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Jakarta corresondent Richard Galpin
"Strict military discipline"
 real 28k

Wednesday, 12 January, 2000, 11:03 GMT
Hundreds flee Moluccas violence

Soldiers Soldiers surround a pipe-wielding man in Ambon

Hundreds of refugees are hiding in the forests of the Indonesian island of Buru to escape the religious violence sweeping through the region.

Fragile Archipelago
Clashes between rival Christian and Muslim groups in the last month have left hundreds of people dead.

On Buru, at least 20 people have died and at least 3,000 people have fled to neighbouring Ambon island. Up to 800 others are hiding in the hills, the Indonesian security forces have confirmed.

The army says it is trying to locate them to deliver medical aid and to help evacuate them to safer locations.

A large mixed-religion refugee camp has been set up inside the navy base at Ambon, the regional capital.

Strict military conditions have been imposed on the refugees to prevent outbreaks of violence.

Military officials said there were no reports of renewed clashes on Wednesday. But violence on Seram and Halmahera islands earlier this week left at least 20 dead.

Holy war

Muslims protesting outside the Indonesian parliament in Jakarta on Wednesday raised fears of a holy war, or jihad, after the latest violence.

Muslims Muslims called for a Jihad on Tuesday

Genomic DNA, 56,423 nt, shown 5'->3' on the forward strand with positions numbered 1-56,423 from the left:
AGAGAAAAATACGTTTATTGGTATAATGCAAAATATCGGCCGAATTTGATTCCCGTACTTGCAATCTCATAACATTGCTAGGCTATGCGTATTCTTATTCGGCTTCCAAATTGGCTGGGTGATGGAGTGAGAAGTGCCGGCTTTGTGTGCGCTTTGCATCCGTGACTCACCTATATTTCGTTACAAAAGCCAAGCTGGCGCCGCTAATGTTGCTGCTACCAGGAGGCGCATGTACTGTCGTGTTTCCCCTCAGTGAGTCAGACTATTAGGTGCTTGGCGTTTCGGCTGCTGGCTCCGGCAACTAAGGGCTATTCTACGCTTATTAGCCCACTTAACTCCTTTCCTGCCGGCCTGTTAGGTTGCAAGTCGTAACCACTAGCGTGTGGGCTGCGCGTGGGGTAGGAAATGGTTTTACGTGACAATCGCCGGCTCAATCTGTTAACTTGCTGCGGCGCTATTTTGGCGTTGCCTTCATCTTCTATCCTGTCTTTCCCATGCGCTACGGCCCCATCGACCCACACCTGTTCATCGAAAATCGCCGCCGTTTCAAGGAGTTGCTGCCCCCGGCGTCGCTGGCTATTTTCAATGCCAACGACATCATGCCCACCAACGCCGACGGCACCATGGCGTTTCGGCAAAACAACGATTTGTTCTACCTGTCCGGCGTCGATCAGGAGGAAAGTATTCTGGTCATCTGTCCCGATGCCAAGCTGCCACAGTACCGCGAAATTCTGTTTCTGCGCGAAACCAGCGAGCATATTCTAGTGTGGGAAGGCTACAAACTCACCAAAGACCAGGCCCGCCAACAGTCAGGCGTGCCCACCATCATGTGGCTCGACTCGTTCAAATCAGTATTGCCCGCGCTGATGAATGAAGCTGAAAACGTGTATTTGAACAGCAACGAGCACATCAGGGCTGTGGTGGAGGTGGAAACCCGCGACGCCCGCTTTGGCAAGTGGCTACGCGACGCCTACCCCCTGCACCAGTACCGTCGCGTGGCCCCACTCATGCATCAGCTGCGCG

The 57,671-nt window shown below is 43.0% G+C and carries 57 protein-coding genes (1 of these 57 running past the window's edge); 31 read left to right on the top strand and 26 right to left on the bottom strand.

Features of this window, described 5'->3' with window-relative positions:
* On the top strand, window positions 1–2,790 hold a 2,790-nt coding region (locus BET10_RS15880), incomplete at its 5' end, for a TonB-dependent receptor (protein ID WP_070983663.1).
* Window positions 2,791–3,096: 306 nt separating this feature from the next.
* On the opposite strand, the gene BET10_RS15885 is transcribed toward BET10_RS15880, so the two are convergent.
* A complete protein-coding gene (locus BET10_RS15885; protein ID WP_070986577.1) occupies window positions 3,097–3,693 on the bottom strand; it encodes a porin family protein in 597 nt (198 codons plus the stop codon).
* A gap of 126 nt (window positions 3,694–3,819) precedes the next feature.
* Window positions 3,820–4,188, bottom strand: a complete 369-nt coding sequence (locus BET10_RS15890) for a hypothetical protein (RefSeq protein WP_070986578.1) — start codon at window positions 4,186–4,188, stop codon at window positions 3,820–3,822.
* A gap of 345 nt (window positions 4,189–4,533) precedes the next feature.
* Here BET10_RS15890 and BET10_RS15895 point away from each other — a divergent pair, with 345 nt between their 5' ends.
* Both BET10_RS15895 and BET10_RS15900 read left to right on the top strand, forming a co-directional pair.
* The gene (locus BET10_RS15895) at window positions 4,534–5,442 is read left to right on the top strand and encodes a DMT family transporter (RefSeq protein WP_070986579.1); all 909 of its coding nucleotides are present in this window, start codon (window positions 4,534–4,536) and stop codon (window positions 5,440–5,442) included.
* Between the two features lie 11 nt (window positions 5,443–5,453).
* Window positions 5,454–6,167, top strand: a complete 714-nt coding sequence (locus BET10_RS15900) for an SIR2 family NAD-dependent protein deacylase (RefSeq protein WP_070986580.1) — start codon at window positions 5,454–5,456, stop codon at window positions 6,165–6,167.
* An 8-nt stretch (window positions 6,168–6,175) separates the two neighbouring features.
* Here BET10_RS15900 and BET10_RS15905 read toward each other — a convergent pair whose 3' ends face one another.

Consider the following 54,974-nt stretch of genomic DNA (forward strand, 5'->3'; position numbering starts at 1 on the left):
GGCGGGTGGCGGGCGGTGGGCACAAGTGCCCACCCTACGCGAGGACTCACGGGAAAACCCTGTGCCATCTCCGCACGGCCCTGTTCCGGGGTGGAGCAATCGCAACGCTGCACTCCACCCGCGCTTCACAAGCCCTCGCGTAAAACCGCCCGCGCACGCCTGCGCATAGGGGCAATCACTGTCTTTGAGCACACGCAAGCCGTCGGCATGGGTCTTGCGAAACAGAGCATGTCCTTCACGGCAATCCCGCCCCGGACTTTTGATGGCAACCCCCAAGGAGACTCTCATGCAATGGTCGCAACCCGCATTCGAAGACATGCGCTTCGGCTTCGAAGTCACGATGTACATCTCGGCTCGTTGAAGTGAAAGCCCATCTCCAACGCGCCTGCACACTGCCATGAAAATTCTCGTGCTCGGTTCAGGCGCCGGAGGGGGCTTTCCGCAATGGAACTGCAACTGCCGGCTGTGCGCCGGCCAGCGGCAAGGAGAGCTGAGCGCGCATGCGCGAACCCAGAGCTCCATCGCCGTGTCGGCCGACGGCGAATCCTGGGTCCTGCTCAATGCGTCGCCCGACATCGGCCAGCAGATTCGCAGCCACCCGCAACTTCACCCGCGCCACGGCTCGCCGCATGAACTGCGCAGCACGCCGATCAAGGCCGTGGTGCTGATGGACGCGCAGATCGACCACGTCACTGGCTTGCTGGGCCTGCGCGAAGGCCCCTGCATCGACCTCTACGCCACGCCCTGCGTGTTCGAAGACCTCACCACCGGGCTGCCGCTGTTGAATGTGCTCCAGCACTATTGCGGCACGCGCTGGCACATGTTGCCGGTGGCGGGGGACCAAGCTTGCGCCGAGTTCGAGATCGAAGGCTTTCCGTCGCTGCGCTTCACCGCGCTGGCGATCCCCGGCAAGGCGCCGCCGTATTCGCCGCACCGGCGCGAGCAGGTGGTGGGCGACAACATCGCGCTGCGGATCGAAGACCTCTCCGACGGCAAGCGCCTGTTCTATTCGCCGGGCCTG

The Front for the Defence of Islam group said that if Indonesian President Abdurrahman Wahid did not take action to end the clashes they would go to the Moluccas and join the fighting.

After the group made a similar call to arms on Tuesday outside the Interior Ministry, Mr Wahid warned Muslims from outside the Moluccas against going to the region for a holy war.

He said: "I don't care if they are going for a jihad. One thing is for sure, if they're threatening the safety of the state, we'll take action."

He said he had ordered the security forces to stop ships entering Moluccan waters and arrest passengers carrying weapons.

Mr Wahid said he would resist calls by several Muslim groups for him to resign if he could not end the violence on the Moluccan islands.

Indonesia is predominantly Muslim, but the population of the Moluccas is split evenly between Muslims and Christians

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See also:
08 Jan 00 |  Asia-Pacific
Analysis: What provoked Moluccas violence?
10 Jan 00 |  Asia-Pacific
Analysis: Tough times for Indonesia's military
07 Jan 00 |  Asia-Pacific
Troubled history of the Moluccas
24 Dec 99 |  Asia-Pacific
Indonesia's year of living dangerously
09 Jan 00 |  Asia-Pacific
Ambon's divided camps ready to fight
08 Jan 00 |  Asia-Pacific
Indonesian Muslims urge restraint
07 Jan 00 |  Asia-Pacific
Muslim anger over Moluccas
01 Jan 00 |  Asia-Pacific
New clashes in Moluccas

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